Ladder couples – working together as a pair
On three occasions this week patients have said to me ‘In our house, I am the brains and my husband (or wife) is the brawn’. What they were all trying to explain was how each one of the couple is no longer independently strong but precariously leaning as a result of health issues.
Like the uprights of a stepladder, couples lean on each other, propping up each other’s limitations, holding their lives together as a single unit while the rest of the family or the community provide extra cross-struts of support.
Couples working together
Today in the clinic, for example, one man explained how he perches in the kitchen, barely able to move without getting breathless because of his heart condition, while he gently directs his wife to make lunch. She has no problem swinging pots and pans around the kitchen, but her mild dementia leaves her wondering what to do with them next.
Later, on one of our wards, a frail woman now confined to a wheelchair told me that she and her husband still enjoyed some gardening. He loved the feel of soil in his hands, just as he had since he was a young man but, unable to recollect what he had planted where, he relied on her to sit out with him, keeping a diary of how they had planned their vegetables and flowers.
Like the uprights of a stepladder, couples lean on each other, propping up each other’s limitations.
Ladder couples, if you’ll excuse the rather quirky term, are a new dynamic appearing among older people and in many cases it’s a harmonizing of muscles and minds that enables the couple to keep their world turning much as before.
As geeky data fanatics tend to, I searched for a graph or two to give me some insight to how or why I am seeing more couples like this. Google immediately obliged by coughing up a great interactive graph from The Office for National Statistics (ONS) Data Visualisation Centre which shows decades of Census data.
How demographics have changed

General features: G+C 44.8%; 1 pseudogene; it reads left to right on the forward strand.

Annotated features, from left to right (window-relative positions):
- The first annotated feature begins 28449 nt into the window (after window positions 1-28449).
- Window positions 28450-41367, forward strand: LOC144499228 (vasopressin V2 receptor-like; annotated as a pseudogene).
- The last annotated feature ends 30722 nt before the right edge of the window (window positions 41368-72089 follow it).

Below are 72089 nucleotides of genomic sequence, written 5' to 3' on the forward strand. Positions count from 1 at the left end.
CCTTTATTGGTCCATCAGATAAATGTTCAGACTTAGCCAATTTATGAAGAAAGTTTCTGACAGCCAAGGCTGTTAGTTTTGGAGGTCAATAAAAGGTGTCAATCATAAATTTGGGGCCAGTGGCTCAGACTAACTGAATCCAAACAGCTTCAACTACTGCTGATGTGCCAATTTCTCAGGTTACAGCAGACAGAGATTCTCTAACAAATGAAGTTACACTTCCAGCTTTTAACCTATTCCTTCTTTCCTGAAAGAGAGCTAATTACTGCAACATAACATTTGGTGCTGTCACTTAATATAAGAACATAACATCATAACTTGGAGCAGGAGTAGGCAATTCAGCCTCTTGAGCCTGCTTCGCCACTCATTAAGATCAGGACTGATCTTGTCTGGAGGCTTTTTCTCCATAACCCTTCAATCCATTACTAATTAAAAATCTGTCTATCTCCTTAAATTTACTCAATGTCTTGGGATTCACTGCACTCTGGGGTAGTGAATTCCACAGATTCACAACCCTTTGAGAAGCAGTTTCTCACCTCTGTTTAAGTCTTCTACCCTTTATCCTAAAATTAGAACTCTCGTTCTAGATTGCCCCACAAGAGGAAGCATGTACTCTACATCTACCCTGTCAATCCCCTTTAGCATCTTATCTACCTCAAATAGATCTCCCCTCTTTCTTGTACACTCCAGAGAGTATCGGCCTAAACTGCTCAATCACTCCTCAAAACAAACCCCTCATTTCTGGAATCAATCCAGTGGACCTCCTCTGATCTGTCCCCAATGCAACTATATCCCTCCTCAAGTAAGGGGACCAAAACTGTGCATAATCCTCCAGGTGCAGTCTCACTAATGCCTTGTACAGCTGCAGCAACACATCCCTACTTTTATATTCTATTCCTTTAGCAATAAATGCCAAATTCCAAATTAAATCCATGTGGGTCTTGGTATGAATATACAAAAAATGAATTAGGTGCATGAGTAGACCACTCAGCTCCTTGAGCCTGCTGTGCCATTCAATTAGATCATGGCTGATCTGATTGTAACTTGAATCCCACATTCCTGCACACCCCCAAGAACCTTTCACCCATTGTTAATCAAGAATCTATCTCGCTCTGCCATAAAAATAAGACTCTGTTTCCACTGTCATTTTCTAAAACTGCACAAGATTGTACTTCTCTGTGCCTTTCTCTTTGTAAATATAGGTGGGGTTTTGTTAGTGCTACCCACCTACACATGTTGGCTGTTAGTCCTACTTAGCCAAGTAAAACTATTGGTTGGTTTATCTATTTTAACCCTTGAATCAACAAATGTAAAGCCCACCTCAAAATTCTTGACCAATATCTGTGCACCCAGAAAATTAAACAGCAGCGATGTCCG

At the start of the 20th century, most people lived in extended families and the average life expectancy was around 60 years. Although women tended to outlive men, very few people of either sex reached their eighth, ninth or even tenth decade and so many chronic diseases we see today, including dementia, were uncommon. Physical illness was a burden, but families were usually not far away to help. However, few people survived once they became frail as they succumbed to problems such as infections which couldn’t be treated. Then just as public health started improving and people began to live longer, the male population in particular was decimated by the thunder of two world wars.
By the 1970s, 80s and 90s (as the war generation was growing old) there were up to four times as many women as men reaching 80 or 90. Families were becoming more spread out across the map, and many women faced old age alone. The wedding vows ‘To love and cherish as long as we both shall live’ failed to encompass the last 30 or more years of many women’s lives.
But now, as people who were born in the 1930s (and so were only children during the war) reach their late years, we’re at last seeing more couples survive together into old age, especially as modern medicine increasingly helps men to live as long as women. Couples are finding that these later years of their relationship demand a particular kind of teamwork, as they increasingly lean on each other. I’m not sure if this fulfills the marriage expectations of loving and cherishing, but by working together and using their entwined understanding and caring they can carry on and maintain their independence.
Restoring the balance
As a society, we must adapt to this new dynamic and do more to understand the needs of couples who rely heavily on each other, and how we can support them. When one of the two grows too weak to hold the other up as before, we need to work to restore the balance of the unit.
At the moment care is often heavily directed at individuals. When a person is admitted to hospital for example, our responsibility is only for that person and we’re supposed to plan for them alone, leaving the community team and family to sort out their partner. Another example is the limited availability of places in supportive living or residential homes for couples.
Staying together is, for most people, one of the fundamental aspects contributing to quality of life. On a more pragmatic level it may be vital to their existence.
About the author
Dr Trisha Macnair
Dr Trisha Macnair works part-time as a Specialty Doctor in Medicine for the Elderly at Milford Hospital, and at the Royal Surrey County Hospital in Guildford, UK. Her clinical interests include all aspects of geriatrics but especially the management of acute crises in the frail elderly, dementia and ethical issues especially around the end of life. For the rest of the week she works as a freelance health journalist, writing both for the public and health professionals. She regularly contributes to radio and writes for many magazines, journals and papers, with columns in Yours Magazine and in Peverel’s Lifestyle. She has also written a number of books.